Cognizant Classic in The Palm Beaches

PGA National (Champion Course)


U.S. Open 2020: Winged Foot is back to being Winged Foot, hammers field in Round 2

September 18, 2020

Gregory Shamus

MAMARONECK, N.Y. — They knew the beast was coming. The current of angst that flowed through the driving range said as much. It was not fear; there is no room for that, not at this tournament, not at this venue. But there was a collective realization that they had made the beast angry Thursday, and it was about to respond in kind. And it did.

After the players won Round 1, Winged Foot answered, and answered with vigor on Friday with an eye-popping 75.23 scoring mark, nearly three strokes higher than Thursday’s average.

“Today really felt like a U.S. Open, I can tell you that,” said Xander Schauffele, somewhat deflated after back-to-back bogeys to end his round, posting a two-over 72. Added Rafa Cabrera Bello after an even-par 70: “Clearly the wind has picked up significantly. That has made it really hard. I mean, this course, if you don’t find the fairways you’re playing—I don’t know, like the most difference that you can ever play.”

Right from the start on Friday, Winged Foot announced this day would be different. The first, second, 10th and 11th holes—remember, split-tee start—collectively played under par (-0.02) Thursday. Friday, not so much, drawing first blood by playing a combined 1.73 over par. “No. 1, gosh, we had, everybody was hitting little sand wedges in there [on Thursday],” said Bubba Watson, one of just two players to break par in the morning wave (with a 69). “Today, I think I had a 7-iron in there just because of the cold and the wind.”

There was wind, intermittent and swirling, causing persistent confusion. Si Woo Kim hit a beauty of a baby draw at the first, only for his drive to come well short for the bend in the fairway, a fate that befuddled Kim to no end. At the drivable par-4 sixth, Stephan Jaeger waited 15 minutes for the green to clear, only to hit his drive some 70 yards short of the putting surface. Gusts put approaches in spots players knew they couldn’t be in, especially with pins tucked tighter than an Indiana buzzcut. Eleven players failed to break 80.

Though they’re not trampolines, the greens are no longer soft and hardening as we speak. “They have got maybe a smidge quicker and a bit firmer,” said Cabrera Bello. “Obviously more of what a U.S. Open setup that you would expect.”

Contrary to popular belief, Winged Foot wasn’t easy Thursday. The field average was just over 72.56 on the venerable par 70. It’s just that it wasn’t hard, at least not the hard envisioned for this event. Twenty-one players broke 70, highlighted (or lowlighted, if you’re a U.S. Open traditionalist) by Justin Thomas setting a Winged Foot Open record with a five-under 65. Social media—tough crowd, that social media—was furious with the red numbers, wanting to see a different type of red on the course. “I think relative for this place, you know, some would say, and I’m sure the {superintendent] and the staff here felt that,” Schauffele said.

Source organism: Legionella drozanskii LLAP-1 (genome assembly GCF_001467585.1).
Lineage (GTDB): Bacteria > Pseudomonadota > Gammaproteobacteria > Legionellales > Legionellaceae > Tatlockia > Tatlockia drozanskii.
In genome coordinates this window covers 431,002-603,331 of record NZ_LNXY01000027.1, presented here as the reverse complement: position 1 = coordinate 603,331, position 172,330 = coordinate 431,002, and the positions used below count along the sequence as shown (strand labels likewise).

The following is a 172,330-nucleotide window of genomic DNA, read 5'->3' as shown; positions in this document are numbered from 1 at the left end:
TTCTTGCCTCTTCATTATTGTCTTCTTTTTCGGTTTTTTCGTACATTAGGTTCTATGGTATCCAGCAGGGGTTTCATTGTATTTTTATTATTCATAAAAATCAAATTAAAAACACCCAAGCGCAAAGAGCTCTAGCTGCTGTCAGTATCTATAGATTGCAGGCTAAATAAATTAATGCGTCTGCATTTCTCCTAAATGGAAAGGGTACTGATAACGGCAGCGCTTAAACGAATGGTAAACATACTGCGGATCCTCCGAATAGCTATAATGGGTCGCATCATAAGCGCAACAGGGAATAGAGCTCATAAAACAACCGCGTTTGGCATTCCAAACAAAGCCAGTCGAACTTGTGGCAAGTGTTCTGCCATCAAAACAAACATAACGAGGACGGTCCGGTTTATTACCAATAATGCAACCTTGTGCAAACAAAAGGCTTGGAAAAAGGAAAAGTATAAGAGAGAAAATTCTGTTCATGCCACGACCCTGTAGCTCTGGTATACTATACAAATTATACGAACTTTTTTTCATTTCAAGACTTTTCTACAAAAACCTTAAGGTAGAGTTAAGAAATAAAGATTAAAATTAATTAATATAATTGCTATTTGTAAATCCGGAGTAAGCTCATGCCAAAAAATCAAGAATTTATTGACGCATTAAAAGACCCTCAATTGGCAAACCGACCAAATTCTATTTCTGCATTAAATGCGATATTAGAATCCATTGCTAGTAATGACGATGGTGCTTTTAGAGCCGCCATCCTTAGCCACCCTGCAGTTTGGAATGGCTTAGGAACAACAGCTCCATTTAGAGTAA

That is putting it lightly. Winged Footers weren’t thrilled with Thursday’s fireworks. Much of their club’s mystique is fueled by its U.S. Open history, its course frustrating the world’s best without fail. A reputation, members feared, that was compromised by Thursday’s setup.

They are not necessarily wrong, but on this front, one has to feel for the USGA. The U.S. Open is increasingly becoming its Kobayashi Maru test, an unwinnable situation. Scores go too low, it becomes an average tour event and an indictment that modern equipment (whose standards the USGA governs) is ruining classic courses. Scores too high, the players moan that it’s a contrived presentation, that they don’t have these issues at the Masters or PGA Championship. It’s a stigma fueled by past miscues, but at some point, golf has to give the USGA some latitude.

Sources with the USGA told Golf Digest the club’s outrage, hinted at via social media, was a bit overblown, and also not breaking news. “Membership wherever we go has its opinions on how its course should be played,” a senior USGA official said Thursday. The official did not say the USGA erred on the side of caution with Thursday’s setup, although acknowledged the course was expected to play tougher come the weekend.

It was a prophecy that materialized Friday. Tough pins and wind may seem like an overly simplistic formula, but in truth it is deeply complex. Misjudge either in the slightest and you have unreachable flags, balls that refuse to come to rest and players crying you’ve lost the golf course. It is a thin line to walk and a thankless task.

However—and knock on the closest 3-wood—the duality of scoring has created something of a Platonic ideal for the USGA. For if there was a saving grace to Thursday’s lower-than-expected scores—and as the USGA maintains, it doesn’t have a target score in mind—the governing body had some liberty with its Round 2 setup. Obviously the wounds of Shinnecock Hills remain fresh … in that same breath, should the players grumble on Friday after Thursday’s presentation, well, it’s the players who come off as whiners. To their credit, the early wave took their lumps in stride.

“It’s really tough. I’m going to enjoy watching the golf this afternoon from my sofa,” said Thomas Pieters,. Added Bryson DeChambeau: “I would say that this today is a more enjoyable test after I’m done because it shows who executed the shots the best for sure.”

Perhaps the setup was best summarized for Schauffele, whose remarks are the remarks the USGA, Winged Footers and fans love to hear:

“Today really felt like a U.S. Open, I can tell you that,” Schauffele said.

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